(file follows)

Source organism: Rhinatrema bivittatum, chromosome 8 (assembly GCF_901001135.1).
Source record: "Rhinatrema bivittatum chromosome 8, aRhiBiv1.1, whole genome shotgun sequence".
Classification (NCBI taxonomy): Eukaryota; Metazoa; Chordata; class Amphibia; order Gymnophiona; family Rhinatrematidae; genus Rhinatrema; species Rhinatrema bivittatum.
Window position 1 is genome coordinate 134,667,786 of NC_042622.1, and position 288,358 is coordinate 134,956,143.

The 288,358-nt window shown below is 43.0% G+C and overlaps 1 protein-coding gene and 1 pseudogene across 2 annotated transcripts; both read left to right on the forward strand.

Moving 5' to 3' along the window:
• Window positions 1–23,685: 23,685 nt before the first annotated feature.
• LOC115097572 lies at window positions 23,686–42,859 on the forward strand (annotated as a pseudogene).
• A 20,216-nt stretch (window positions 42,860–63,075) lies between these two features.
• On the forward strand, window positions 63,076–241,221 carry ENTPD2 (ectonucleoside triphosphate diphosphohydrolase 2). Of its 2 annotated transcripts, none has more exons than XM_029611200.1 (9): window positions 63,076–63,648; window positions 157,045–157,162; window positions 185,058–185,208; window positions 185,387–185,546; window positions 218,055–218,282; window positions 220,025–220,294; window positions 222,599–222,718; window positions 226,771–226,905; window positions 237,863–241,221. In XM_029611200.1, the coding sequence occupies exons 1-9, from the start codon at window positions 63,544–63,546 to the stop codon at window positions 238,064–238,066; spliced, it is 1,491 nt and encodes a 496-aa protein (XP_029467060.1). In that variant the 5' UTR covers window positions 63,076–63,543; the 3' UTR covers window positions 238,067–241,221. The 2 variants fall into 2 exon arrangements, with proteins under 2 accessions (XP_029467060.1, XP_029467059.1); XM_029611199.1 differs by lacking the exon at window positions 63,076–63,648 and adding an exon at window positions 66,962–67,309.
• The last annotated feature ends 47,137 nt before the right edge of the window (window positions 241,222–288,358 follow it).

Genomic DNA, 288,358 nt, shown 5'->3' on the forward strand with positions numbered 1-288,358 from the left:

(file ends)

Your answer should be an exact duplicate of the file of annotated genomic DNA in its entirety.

Source organism: Rhinatrema bivittatum, chromosome 8 (assembly GCF_901001135.1).
Source record: "Rhinatrema bivittatum chromosome 8, aRhiBiv1.1, whole genome shotgun sequence".
Classification (NCBI taxonomy): Eukaryota; Metazoa; Chordata; class Amphibia; order Gymnophiona; family Rhinatrematidae; genus Rhinatrema; species Rhinatrema bivittatum.
Window position 1 is genome coordinate 134,667,786 of NC_042622.1, and position 288,358 is coordinate 134,956,143.

The 288,358-nt window shown below is 43.0% G+C and overlaps 1 protein-coding gene and 1 pseudogene across 2 annotated transcripts; both read left to right on the forward strand.

Moving 5' to 3' along the window:
• Window positions 1–23,685: 23,685 nt before the first annotated feature.
• LOC115097572 lies at window positions 23,686–42,859 on the forward strand (annotated as a pseudogene).
• A 20,216-nt stretch (window positions 42,860–63,075) lies between these two features.
• On the forward strand, window positions 63,076–241,221 carry ENTPD2 (ectonucleoside triphosphate diphosphohydrolase 2). Of its 2 annotated transcripts, none has more exons than XM_029611200.1 (9): window positions 63,076–63,648; window positions 157,045–157,162; window positions 185,058–185,208; window positions 185,387–185,546; window positions 218,055–218,282; window positions 220,025–220,294; window positions 222,599–222,718; window positions 226,771–226,905; window positions 237,863–241,221. In XM_029611200.1, the coding sequence occupies exons 1-9, from the start codon at window positions 63,544–63,546 to the stop codon at window positions 238,064–238,066; spliced, it is 1,491 nt and encodes a 496-aa protein (XP_029467060.1). In that variant the 5' UTR covers window positions 63,076–63,543; the 3' UTR covers window positions 238,067–241,221. The 2 variants fall into 2 exon arrangements, with proteins under 2 accessions (XP_029467060.1, XP_029467059.1); XM_029611199.1 differs by lacking the exon at window positions 63,076–63,648 and adding an exon at window positions 66,962–67,309.
• The last annotated feature ends 47,137 nt before the right edge of the window (window positions 241,222–288,358 follow it).

Genomic DNA, 288,358 nt, shown 5'->3' on the forward strand with positions numbered 1-288,358 from the left: